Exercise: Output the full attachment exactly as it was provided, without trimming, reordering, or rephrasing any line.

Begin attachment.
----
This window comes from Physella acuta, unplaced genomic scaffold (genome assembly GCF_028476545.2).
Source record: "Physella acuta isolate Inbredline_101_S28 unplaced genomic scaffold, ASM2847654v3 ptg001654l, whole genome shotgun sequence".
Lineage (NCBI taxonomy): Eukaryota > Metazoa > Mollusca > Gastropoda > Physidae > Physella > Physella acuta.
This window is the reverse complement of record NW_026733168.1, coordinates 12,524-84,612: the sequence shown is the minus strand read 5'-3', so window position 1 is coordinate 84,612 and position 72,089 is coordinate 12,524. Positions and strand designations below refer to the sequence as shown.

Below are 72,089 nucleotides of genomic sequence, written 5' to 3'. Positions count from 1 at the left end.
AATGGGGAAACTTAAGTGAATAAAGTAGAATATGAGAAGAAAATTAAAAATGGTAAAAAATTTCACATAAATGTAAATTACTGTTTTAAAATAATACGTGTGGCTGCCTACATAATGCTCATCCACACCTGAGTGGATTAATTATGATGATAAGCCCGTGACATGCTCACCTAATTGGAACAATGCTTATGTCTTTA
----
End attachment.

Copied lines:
This window comes from Physella acuta, unplaced genomic scaffold (genome assembly GCF_028476545.2).
Source record: "Physella acuta isolate Inbredline_101_S28 unplaced genomic scaffold, ASM2847654v3 ptg001654l, whole genome shotgun sequence".
Lineage (NCBI taxonomy): Eukaryota > Metazoa > Mollusca > Gastropoda > Physidae > Physella > Physella acuta.
This window is the reverse complement of record NW_026733168.1, coordinates 12,524-84,612: the sequence shown is the minus strand read 5'-3', so window position 1 is coordinate 84,612 and position 72,089 is coordinate 12,524. Positions and strand designations below refer to the sequence as shown.

Below are 72,089 nucleotides of genomic sequence, written 5' to 3'. Positions count from 1 at the left end.
AATGGGGAAACTTAAGTGAATAAAGTAGAATATGAGAAGAAAATTAAAAATGGTAAAAAATTTCACATAAATGTAAATTACTGTTTTAAAATAATACGTGTGGCTGCCTACATAATGCTCATCCACACCTGAGTGGATTAATTATGATGATAAGCCCGTGACATGCTCACCTAATTGGAACAATGCTTATGTCTTTA